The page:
Advice sought: abrasives/stones/emery

I?ve got by so far on a hotchpotch of ?sandpaper?, an old sharpening
stone of dubious heritage and other bits and bobs. I notice that J&L
industries are having a ?30% off abrasives? sale and I thought I?d
treat myself to some better supplies and kit.
I?m currently building an ME beam engine and will probably progress to
a 3.5/5? steam loco next. Kit is a Myford S7/Fobco pillar drill, so
normal kit, normal projects. With this in mind:
1) What does the group recommend in terms of sandpaper: emery cloth,
wet and dry (is there a difference?)
2) What grades would cover most work
3) What width rolls?
4) I?d like some slip and sharpening stones and have been recommended
Norton brand medium and fine Indian stone ? is that the reddish/brown
5) I remember a discussion about diamond hones a few months back ? any
new thoughts
6) Any brands recommended/to be avoided?
Help much appreciated
Reply to
Myford Matt
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Emery cloth is emery (aluminium oxide/iron oxide) on a cloth backing, wet-n-dry is silicon carbide on paper. Cloth is more flexible (for deburring, de-rusting, wrapping around stuff), while wet-n-dry is better used flat.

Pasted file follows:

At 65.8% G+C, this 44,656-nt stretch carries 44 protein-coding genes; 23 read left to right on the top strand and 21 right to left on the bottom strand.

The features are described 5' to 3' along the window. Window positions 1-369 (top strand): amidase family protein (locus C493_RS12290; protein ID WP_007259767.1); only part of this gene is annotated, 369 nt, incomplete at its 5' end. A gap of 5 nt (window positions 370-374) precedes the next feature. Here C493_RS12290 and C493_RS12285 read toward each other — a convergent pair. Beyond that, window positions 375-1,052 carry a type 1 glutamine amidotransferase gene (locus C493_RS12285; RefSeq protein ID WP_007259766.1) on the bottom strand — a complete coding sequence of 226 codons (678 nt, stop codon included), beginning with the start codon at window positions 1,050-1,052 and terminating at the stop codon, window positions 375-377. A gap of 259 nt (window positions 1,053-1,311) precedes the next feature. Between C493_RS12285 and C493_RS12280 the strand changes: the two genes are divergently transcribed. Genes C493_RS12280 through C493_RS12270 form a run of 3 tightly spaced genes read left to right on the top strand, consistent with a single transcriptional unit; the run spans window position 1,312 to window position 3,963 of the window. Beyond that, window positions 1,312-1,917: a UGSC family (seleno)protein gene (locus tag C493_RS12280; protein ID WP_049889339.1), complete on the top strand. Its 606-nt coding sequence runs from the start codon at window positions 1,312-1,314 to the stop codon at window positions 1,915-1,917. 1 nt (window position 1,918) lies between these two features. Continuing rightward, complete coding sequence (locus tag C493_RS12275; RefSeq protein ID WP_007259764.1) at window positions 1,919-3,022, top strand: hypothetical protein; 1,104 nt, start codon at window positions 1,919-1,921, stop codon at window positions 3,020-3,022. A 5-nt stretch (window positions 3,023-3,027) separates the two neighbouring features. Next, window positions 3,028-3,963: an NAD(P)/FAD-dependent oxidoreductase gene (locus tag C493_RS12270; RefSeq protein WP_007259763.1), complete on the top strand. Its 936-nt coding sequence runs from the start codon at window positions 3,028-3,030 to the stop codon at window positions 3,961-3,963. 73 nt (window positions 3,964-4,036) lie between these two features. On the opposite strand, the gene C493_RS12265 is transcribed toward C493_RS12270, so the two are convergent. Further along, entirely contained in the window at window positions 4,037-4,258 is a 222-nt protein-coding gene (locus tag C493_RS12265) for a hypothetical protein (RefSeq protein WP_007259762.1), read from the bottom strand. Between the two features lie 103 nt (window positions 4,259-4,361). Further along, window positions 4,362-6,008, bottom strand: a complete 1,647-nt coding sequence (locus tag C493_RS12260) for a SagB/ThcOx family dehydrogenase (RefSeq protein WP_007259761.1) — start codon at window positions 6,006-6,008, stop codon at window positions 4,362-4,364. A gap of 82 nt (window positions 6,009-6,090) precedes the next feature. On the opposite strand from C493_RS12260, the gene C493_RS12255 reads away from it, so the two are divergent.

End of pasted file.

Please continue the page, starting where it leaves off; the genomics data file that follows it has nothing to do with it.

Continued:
A bit of plate glass on a wooden block makes a cheap surface plate for rubbing flat surfaces and sharpening wide blades; paper abrasive will stick to the glass with some spit.
A roll of 60 or 80 grit cloth, paper in grit 120, 240, 400, 600, 800, 1000 & 1200 and some brass polishing fluid pretty much covers everything. Non-embedding lapping compound (not diamond stuff) is handy for finishing bores.
IMHO only good for touching up edges on carbide cutters as they clog so easily, but I'm sure other people feel differently :)
Dunno... cheap-n-nasty grey sharpening stones can be good, as they wear fast hence cut quickly.
Reply to
Guy Griffin
In article , Guy Griffin writes
FWIW, would just add that to sharpen woodworking tools (chisels, plane blades etc.) there is IMO nothing to tough Japanese water stones. A medium/coarse stone and a fine one will put a superb edge on a chisel in a couple of minutes, and they cut so fast that you don't even need to use a double bevel angle on the blade, you can cut it all at the final angle.
They would probably also work on metal cutting tools, but I find they are a bit too soft - the small size of a tool means you will dig holes in t he stone, whereas with a WW blade it's much easier to spread the wear over the whole surface of the stone.
Reply to
David Littlewood
Thanks for the advice!
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Myford Matt

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